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County ordinance prohibiting squealing of tires not unconstitutionally vague, so traffic stop based on suspicion of violation of ordinance was reasonable

State v. Michael E. Mauermann, 2012AP2568-CR, District 4, 7/25/13; court of appeals decision (1-judge; ineligible for publication); case activity

Iowa County Ordinance § 600.08 provides that “[n]o person shall operate a motor vehicle so as to make any loud, disturbing or unnecessary noise in or about any public street, alley, park or private residence which may tend to annoy or disturb another by causing the tires of said vehicle to squeal, horn to blow excessively or motor to race excessively.” (¶11). Mauermann, who was stopped after an officer observed him accelerate through an intersection in a way the produced “a loud squealing of tires” (¶3), argued the ordinance is unconstitutionally vague under the applicable two-prong test, State v. Ruesch, 214 Wis. 2d 548, 561, 571 N.W.2d 898 (Ct. App. 1997), because it doesn’t sufficiently warn citizens about proscribed conduct and does not provide objective standards for those enforcing the law, primarily because it does not define “squeal.” (¶¶8-13, 16).

The court disagrees. In addition to pointing out that a law need not define every term it uses to avoid vagueness and that the other language in the ordinance gives meaning to the word “squeal” (¶¶13, 14), the court resorts to the dictionary definition of the term to address the gravamen of Mauermann’s claim:

¶15      The dictionary defines a squeal, in relevant part, as “a shrill sharp somewhat prolonged … noise.” Webster’s Third New International Dictionary Unabridged 2215 (1993). I note that under this definition the phrase “somewhat prolonged,” while not precisely quantifiable, distinguishes a squeal from such terms as “squeak” or “squawk.” The definition of “squawk” is “a loud harsh abrupt raucous outcry.” Webster’s Third New International Dictionary Unabridged 2215 (1993). The dictionary evidences a distinction in the difference of length between the two terms, specifically, “prolonged” versus “abrupt.”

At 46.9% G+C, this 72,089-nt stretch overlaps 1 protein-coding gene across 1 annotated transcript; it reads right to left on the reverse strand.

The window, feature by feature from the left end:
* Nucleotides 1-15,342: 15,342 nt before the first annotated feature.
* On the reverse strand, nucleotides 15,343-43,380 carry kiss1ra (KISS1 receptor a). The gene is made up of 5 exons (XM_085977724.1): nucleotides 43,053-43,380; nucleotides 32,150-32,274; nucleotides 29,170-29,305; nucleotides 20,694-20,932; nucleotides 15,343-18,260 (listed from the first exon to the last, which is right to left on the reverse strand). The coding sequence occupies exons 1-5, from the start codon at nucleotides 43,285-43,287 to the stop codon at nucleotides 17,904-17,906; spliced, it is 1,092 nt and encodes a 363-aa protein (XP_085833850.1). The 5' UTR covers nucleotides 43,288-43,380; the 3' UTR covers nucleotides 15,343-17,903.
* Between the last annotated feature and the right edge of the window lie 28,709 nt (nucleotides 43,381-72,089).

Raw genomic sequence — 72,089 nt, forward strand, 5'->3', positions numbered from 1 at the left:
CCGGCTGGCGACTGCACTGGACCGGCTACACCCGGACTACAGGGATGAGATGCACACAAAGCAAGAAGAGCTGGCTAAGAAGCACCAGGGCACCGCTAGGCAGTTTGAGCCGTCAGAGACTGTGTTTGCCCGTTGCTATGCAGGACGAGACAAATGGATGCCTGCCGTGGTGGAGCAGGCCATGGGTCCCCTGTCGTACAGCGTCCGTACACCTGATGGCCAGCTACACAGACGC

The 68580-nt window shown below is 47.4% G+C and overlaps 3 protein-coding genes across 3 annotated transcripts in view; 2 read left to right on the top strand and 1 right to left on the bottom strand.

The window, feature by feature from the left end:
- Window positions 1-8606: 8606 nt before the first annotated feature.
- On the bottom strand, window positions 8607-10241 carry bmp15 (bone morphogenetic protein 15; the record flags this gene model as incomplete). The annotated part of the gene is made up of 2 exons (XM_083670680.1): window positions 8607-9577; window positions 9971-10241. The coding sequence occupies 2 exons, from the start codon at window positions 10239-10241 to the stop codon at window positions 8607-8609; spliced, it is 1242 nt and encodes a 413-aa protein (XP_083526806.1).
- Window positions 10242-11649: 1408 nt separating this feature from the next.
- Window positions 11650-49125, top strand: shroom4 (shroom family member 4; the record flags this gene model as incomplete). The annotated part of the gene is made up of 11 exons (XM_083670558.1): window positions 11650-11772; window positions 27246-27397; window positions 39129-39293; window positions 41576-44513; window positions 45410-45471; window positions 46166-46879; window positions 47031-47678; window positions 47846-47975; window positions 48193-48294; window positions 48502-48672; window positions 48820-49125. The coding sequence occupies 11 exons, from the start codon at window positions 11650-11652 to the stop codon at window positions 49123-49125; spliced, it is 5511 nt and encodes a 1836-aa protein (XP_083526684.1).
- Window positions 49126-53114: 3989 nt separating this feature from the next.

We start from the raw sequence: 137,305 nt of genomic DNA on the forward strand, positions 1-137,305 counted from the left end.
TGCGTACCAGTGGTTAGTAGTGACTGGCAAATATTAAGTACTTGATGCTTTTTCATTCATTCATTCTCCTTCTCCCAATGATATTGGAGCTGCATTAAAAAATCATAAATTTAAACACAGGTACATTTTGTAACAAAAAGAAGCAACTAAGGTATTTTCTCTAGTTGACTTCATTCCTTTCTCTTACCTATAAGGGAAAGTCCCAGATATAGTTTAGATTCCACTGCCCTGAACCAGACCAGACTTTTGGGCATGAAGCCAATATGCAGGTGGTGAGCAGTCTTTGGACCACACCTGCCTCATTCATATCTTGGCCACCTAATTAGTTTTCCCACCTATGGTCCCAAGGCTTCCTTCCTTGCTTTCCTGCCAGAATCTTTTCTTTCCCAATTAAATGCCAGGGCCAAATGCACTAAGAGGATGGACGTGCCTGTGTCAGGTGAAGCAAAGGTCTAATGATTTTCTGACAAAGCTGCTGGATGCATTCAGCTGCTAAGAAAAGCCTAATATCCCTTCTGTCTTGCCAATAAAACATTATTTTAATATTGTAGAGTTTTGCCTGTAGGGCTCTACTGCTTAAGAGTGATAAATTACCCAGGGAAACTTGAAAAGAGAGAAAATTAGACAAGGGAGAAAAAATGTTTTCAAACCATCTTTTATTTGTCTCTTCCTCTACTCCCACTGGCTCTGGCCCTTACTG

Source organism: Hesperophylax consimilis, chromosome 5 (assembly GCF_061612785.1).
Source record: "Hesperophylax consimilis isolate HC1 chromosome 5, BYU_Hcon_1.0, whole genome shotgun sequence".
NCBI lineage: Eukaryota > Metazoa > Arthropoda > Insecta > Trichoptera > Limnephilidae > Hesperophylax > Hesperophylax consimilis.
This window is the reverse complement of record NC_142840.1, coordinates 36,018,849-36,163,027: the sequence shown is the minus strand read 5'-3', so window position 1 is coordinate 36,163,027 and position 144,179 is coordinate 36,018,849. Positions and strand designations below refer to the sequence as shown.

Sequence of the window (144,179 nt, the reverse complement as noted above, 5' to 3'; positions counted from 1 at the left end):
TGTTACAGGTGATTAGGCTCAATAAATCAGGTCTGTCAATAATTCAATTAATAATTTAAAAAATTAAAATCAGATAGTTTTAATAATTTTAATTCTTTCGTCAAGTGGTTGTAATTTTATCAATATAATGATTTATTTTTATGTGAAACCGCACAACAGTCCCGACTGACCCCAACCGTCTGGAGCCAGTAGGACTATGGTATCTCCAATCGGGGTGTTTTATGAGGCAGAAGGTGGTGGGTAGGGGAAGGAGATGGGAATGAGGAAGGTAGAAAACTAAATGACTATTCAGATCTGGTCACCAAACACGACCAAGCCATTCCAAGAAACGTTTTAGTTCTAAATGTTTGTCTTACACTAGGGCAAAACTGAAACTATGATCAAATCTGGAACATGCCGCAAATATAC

¶16      This basic definitional distinction undermines the bulk of Mauermann’s arguments. This is because the thrust of Mauermann’s argument is that the ordinance is vague because its language does not allow the public or law enforcers to distinguish between lawful, abrupt tire squawks and prohibited, prolonged tire squeals. However, the test for vagueness “does not demand that the line between lawful and unlawful conduct be drawn with absolute clarity and precision.” [State v.Courtney, 74 Wis. 2d [705,] 710[, 247 N.W.2d 714 (1976)]. It is not sufficient to void a statute that there exist “particular instances of conduct the legal or illegal nature of which may not be ascertainable with ease.” Id. at 711.

¶17      Furthermore, the deputy’s testimony, taken as a whole, shows that he did not make a determination to stop Mauermann based on an idiosyncratic or otherwise incorrect standard. Instead, he concluded, based on his observations, that the tire noise was not a small squawk but instead was a long and loud squeal, indeed one that appeared to be deliberately long. This amounted to an objective determination that, under the circumstances, a reasonable person would find that Mauermann created a noise that was “loud, disturbing, or unnecessary,” and that “may tend to annoy or disturb another.”

¶18      It is certainly conceivable that a relatively small “squawk,” perhaps one created merely by accident, might be experienced by particularly sensitive listeners as a “loud, disturbing, or unnecessary” sound that is annoying. However, the ordinance is not void as unconstitutionally vague just because the subjective experiences of some listeners will vary.

Because the ordinance is not unconstitutionally vague, the officer’s stop of Mauermann was reasonable.

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